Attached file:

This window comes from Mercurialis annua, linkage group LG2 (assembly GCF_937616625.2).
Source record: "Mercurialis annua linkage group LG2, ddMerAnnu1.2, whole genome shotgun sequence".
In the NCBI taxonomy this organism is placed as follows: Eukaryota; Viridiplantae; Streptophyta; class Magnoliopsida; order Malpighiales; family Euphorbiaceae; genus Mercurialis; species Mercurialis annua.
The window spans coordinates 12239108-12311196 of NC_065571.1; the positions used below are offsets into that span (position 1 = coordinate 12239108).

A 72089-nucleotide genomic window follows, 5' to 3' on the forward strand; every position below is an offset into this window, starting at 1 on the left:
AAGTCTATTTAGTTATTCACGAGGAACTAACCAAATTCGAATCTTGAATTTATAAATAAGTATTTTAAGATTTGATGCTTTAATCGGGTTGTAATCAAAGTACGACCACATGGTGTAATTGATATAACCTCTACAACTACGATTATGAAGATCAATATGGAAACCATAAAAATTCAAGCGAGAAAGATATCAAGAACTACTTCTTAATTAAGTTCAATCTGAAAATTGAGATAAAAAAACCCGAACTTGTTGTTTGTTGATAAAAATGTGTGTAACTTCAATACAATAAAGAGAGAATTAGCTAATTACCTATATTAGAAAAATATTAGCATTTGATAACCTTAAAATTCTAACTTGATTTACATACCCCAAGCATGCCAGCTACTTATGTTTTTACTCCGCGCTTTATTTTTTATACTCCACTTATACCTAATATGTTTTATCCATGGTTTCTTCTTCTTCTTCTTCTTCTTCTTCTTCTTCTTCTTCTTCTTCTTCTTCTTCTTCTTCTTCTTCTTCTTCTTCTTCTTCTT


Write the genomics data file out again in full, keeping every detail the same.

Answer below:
This window comes from Mercurialis annua, linkage group LG2 (assembly GCF_937616625.2).
Source record: "Mercurialis annua linkage group LG2, ddMerAnnu1.2, whole genome shotgun sequence".
In the NCBI taxonomy this organism is placed as follows: Eukaryota; Viridiplantae; Streptophyta; class Magnoliopsida; order Malpighiales; family Euphorbiaceae; genus Mercurialis; species Mercurialis annua.
The window spans coordinates 12239108-12311196 of NC_065571.1; the positions used below are offsets into that span (position 1 = coordinate 12239108).

A 72089-nucleotide genomic window follows, 5' to 3' on the forward strand; every position below is an offset into this window, starting at 1 on the left:
AAGTCTATTTAGTTATTCACGAGGAACTAACCAAATTCGAATCTTGAATTTATAAATAAGTATTTTAAGATTTGATGCTTTAATCGGGTTGTAATCAAAGTACGACCACATGGTGTAATTGATATAACCTCTACAACTACGATTATGAAGATCAATATGGAAACCATAAAAATTCAAGCGAGAAAGATATCAAGAACTACTTCTTAATTAAGTTCAATCTGAAAATTGAGATAAAAAAACCCGAACTTGTTGTTTGTTGATAAAAATGTGTGTAACTTCAATACAATAAAGAGAGAATTAGCTAATTACCTATATTAGAAAAATATTAGCATTTGATAACCTTAAAATTCTAACTTGATTTACATACCCCAAGCATGCCAGCTACTTATGTTTTTACTCCGCGCTTTATTTTTTATACTCCACTTATACCTAATATGTTTTATCCATGGTTTCTTCTTCTTCTTCTTCTTCTTCTTCTTCTTCTTCTTCTTCTTCTTCTTCTTCTTCTTCTTCTTCTTCTTCTTCTTCTTCTT